Wednesday, July 29, 2009

Clayton moves into multi-family housing

After the i-house, now Clayton is starting a venture doing resource efficient multi-family attached housing. Good move, but this particular one looks kinda plain, although I like the off-set placement of windows and door and the simplicity of it. Practical interior plan too with two and a half baths. No pricing yet.

In the world of energy efficient housing, such attached multi-family housing is considered a smarter use of land, particularly in urban areas, and the shared walls help some with energy efficiency too.

Here's the first article that has some drawings.

Tuesday, July 14, 2009

My i-house video is up

See my previous post, the review. It is embedded there.

For a full screen view, after starting the video, click on the symbol with four arrows to the left of the word Vimeo.

Saturday, July 11, 2009

My i-house review: i-saw, i-conquered, i-photographed

Clayton i-house from Tim Clark on Vimeo.

After pressing on the start arrow, it takes about 6 seconds to load. For a full screen, click on the little four arrows symbol, to the left of the word "Vimeo."

This is a nearly 30 minute version for die-hard fans, or just people who want to see lots of the core 2 model, as fuzzy/shaky as the video is. My little camera takes very clear video, but this is condensed to one sixth of the full size. I may experiment on making it better. And I still haven't found my tripod.

Link to my photos on Flickr. (Click on "SlideShow" near the upper right for easy full page viewing of the whole set.) The photos are taken at the Karsten model home lot near their factory, in Albuquerque, NM on July 10, 2009.


For a long time, it seems like I’ve been thinking about this house, or something vaguely like it. That is, an affordable green manufactured home.

Driving to Albuquerque yesterday, on a hot Friday mid-morning, it appeared before me, in all its corrugated metal and hardieboardiness, looking like a monolith on a large dirt patch to the left of the regular Karsten model lot.

The front isn't visible at first. It faces I-25, so is visible to cars that pass by. It is the 2-bedroom core model, w/1 bedroom flex unit placed at an angle, my favorite placement.

All the railings, including those for the roof deck, lay at the back of the flex unit, but at least the decks were in. No solar panels yet, and only some furniture, and there was still some finish work to do, like heating vents.

However, AJ, the same friendly saleswoman I worked with when I almost bought a Karsten home years ago, assured me they’d have it all fixed up in the following weeks, including grass, solar, and working water catchment. Grass?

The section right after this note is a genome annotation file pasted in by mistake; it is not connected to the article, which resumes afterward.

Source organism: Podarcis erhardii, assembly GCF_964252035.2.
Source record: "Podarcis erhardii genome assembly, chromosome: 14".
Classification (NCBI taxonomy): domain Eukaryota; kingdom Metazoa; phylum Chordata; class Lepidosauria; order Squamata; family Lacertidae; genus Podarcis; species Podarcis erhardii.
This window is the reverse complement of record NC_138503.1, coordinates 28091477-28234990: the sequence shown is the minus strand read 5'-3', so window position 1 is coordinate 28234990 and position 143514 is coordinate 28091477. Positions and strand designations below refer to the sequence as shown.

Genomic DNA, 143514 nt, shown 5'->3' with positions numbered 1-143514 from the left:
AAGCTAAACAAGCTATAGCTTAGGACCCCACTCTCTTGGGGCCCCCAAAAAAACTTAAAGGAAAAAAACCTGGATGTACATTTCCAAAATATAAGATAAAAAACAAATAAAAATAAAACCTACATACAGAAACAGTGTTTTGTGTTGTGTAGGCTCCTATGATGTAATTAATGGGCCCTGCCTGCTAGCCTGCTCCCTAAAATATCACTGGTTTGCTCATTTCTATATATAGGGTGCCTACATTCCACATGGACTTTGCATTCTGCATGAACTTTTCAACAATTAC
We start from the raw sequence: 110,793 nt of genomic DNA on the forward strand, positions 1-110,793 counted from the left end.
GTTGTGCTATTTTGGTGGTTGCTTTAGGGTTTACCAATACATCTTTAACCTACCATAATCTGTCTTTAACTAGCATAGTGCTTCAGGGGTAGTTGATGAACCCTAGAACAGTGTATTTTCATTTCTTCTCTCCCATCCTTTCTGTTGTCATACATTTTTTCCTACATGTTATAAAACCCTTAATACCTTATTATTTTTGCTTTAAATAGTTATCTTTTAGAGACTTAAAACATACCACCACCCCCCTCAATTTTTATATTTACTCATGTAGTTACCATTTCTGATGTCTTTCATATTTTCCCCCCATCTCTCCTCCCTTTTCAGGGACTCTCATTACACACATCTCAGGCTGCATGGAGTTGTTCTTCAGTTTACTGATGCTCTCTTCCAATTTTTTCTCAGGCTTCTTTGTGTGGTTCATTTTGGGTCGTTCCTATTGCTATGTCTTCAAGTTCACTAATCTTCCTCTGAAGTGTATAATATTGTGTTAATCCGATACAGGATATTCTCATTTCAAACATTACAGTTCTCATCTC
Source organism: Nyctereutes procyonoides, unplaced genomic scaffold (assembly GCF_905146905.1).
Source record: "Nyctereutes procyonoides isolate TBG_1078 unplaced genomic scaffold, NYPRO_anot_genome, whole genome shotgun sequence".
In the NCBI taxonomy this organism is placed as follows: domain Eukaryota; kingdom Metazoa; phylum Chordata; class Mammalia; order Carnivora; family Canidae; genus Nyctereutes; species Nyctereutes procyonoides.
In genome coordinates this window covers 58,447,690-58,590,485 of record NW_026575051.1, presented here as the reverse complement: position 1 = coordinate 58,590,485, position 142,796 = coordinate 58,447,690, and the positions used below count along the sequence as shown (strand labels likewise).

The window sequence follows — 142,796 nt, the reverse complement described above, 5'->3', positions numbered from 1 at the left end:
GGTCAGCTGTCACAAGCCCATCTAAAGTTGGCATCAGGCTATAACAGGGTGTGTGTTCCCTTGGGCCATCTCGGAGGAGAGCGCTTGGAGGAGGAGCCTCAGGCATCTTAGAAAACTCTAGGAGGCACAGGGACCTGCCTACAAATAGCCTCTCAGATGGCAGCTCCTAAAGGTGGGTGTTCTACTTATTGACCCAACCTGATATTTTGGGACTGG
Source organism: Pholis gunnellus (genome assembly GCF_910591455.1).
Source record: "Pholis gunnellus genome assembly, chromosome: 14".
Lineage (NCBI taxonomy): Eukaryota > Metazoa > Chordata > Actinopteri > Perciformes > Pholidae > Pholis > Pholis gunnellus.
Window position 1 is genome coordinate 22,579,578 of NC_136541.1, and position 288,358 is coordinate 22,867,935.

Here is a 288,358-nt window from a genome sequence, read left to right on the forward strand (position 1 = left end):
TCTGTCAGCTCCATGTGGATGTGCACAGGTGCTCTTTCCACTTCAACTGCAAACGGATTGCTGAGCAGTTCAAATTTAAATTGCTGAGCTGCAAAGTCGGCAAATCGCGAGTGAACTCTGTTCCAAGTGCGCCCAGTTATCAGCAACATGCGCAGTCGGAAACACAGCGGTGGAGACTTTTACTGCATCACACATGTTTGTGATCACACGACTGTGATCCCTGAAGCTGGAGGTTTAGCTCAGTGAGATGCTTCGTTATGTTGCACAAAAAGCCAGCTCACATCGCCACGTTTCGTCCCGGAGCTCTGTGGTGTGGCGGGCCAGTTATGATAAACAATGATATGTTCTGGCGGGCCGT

Grass is kind of rare in Albuquerque, because of the lack of water. It should be outlawed here, along with golf, but I can see how something is needed to attract people’s attention from the highway; something that says, “come in and see this special new house.” Xeriscaping would be more appropriate, but grass will help to keep the dust down in this dirt patch lot.

Karsten Homes (owned by Clayton), but with their own line of homes too, is next to I-25 in an industrial area, right near their factory, where they produce the i-house. Farther down the road, if you miss the turn from South Broadway onto San Jose as I did -- they used to have a huge sign, now it says Business Park -- there are oil tanks, junk yards and other industry. Industrial ugliness is relative. It is no where near as ugly as Northern NJ, and Albuquerque has beautiful mountains and forests to the East, and many nice neighborhoods in the foothills, down by the Rio Grande, in the middle of the city.

The house was dusty inside, probably from workmen in and out or the windows were left open when the wind and dust kicked up, but that didn’t matter. No workmen were in the house when I was there. My photos aren’t that great, and I ran out of space, but I may take more in a few weeks, when they get the house fully set up.

On Clayton’s site, their video and 360 degree tour are so pretty, it can be a little letdown to find the house right near a noisy highway, and have the temperature soaring above 100 degrees inside. They’ll probably get the air conditioning going after it is cleaned up in a week or two. It is hard to relax and be comfortable, or even think straight when you are inside an oven. If you are going in the next two weeks to see this model in Albuquerque, try to go before 11 in the morning, or call (505) 242 7555, to see if the A/C is working.

I liked the feel of the kitchen/dining/living area the most. The window placement is good. It gives a nice open feel and you can imagine what it would be like with a view.

The living room would look better without the wall-length black storage unit, but I don’t think that comes with the house anyway. So, I’m probably being like some of the people on HOUSE HUNTERS, who when they are looking at houses to buy, complain about the paint colors.

Here’s a link to free online episodes from HGTV. My favorites are: HOUSE HUNTERS, HOUSE HUNTERS INTERNATIONAL, and MY FIRST HOUSE. There's different HOUSE HUNTERS episodes on Hulu, if you get hooked on it.

Where was I? Oh yeah, the i-house. I liked the bamboo floor, the kitchen and bathroom sink fixtures (a lot!), the cabinetry, ceiling fans and lots of space in the walk-in closet laundry area. Of course the one bedroom core, which is probably the one I would buy, doesn't have a walk in closet or separate laundry.

The second bedroom is small and the bottom of the “V” roof hits its low point in the middle of that room's ceiling, which looks peculiar, but no problem. Just a bit of getting used to.